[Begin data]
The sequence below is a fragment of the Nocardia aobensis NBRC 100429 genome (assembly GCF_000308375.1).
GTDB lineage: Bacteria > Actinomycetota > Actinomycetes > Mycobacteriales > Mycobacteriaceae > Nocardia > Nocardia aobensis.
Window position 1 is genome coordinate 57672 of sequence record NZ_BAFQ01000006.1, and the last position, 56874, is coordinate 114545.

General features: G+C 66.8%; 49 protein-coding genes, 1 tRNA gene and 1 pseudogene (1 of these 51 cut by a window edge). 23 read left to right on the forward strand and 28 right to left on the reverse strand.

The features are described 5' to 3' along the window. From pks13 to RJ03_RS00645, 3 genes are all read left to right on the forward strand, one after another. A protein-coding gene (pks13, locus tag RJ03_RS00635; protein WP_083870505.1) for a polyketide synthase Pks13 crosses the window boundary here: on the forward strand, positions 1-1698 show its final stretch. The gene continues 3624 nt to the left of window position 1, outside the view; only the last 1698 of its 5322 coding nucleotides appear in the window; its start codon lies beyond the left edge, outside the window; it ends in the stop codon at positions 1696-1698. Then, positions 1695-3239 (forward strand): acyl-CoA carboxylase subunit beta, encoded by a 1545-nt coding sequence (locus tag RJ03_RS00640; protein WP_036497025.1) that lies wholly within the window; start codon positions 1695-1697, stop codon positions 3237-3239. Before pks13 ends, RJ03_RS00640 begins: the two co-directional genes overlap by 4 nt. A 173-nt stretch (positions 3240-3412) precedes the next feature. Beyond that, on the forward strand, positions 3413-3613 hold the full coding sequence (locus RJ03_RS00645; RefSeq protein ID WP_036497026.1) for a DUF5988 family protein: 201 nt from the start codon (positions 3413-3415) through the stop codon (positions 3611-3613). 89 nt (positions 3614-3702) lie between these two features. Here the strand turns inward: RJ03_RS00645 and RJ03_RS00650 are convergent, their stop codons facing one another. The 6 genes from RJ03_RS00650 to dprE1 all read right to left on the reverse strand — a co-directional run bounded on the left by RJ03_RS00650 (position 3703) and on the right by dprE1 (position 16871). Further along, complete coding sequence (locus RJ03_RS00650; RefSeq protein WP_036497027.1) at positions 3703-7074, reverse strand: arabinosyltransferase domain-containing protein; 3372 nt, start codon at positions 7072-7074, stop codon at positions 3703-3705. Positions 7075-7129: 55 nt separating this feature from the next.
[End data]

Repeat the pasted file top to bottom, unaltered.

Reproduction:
The sequence below is a fragment of the Nocardia aobensis NBRC 100429 genome (assembly GCF_000308375.1).
GTDB lineage: Bacteria > Actinomycetota > Actinomycetes > Mycobacteriales > Mycobacteriaceae > Nocardia > Nocardia aobensis.
Window position 1 is genome coordinate 57672 of sequence record NZ_BAFQ01000006.1, and the last position, 56874, is coordinate 114545.

General features: G+C 66.8%; 49 protein-coding genes, 1 tRNA gene and 1 pseudogene (1 of these 51 cut by a window edge). 23 read left to right on the forward strand and 28 right to left on the reverse strand.

The features are described 5' to 3' along the window. From pks13 to RJ03_RS00645, 3 genes are all read left to right on the forward strand, one after another. A protein-coding gene (pks13, locus tag RJ03_RS00635; protein WP_083870505.1) for a polyketide synthase Pks13 crosses the window boundary here: on the forward strand, positions 1-1698 show its final stretch. The gene continues 3624 nt to the left of window position 1, outside the view; only the last 1698 of its 5322 coding nucleotides appear in the window; its start codon lies beyond the left edge, outside the window; it ends in the stop codon at positions 1696-1698. Then, positions 1695-3239 (forward strand): acyl-CoA carboxylase subunit beta, encoded by a 1545-nt coding sequence (locus tag RJ03_RS00640; protein WP_036497025.1) that lies wholly within the window; start codon positions 1695-1697, stop codon positions 3237-3239. Before pks13 ends, RJ03_RS00640 begins: the two co-directional genes overlap by 4 nt. A 173-nt stretch (positions 3240-3412) precedes the next feature. Beyond that, on the forward strand, positions 3413-3613 hold the full coding sequence (locus RJ03_RS00645; RefSeq protein ID WP_036497026.1) for a DUF5988 family protein: 201 nt from the start codon (positions 3413-3415) through the stop codon (positions 3611-3613). 89 nt (positions 3614-3702) lie between these two features. Here the strand turns inward: RJ03_RS00645 and RJ03_RS00650 are convergent, their stop codons facing one another. The 6 genes from RJ03_RS00650 to dprE1 all read right to left on the reverse strand — a co-directional run bounded on the left by RJ03_RS00650 (position 3703) and on the right by dprE1 (position 16871). Further along, complete coding sequence (locus RJ03_RS00650; RefSeq protein WP_036497027.1) at positions 3703-7074, reverse strand: arabinosyltransferase domain-containing protein; 3372 nt, start codon at positions 7072-7074, stop codon at positions 3703-3705. Positions 7075-7129: 55 nt separating this feature from the next.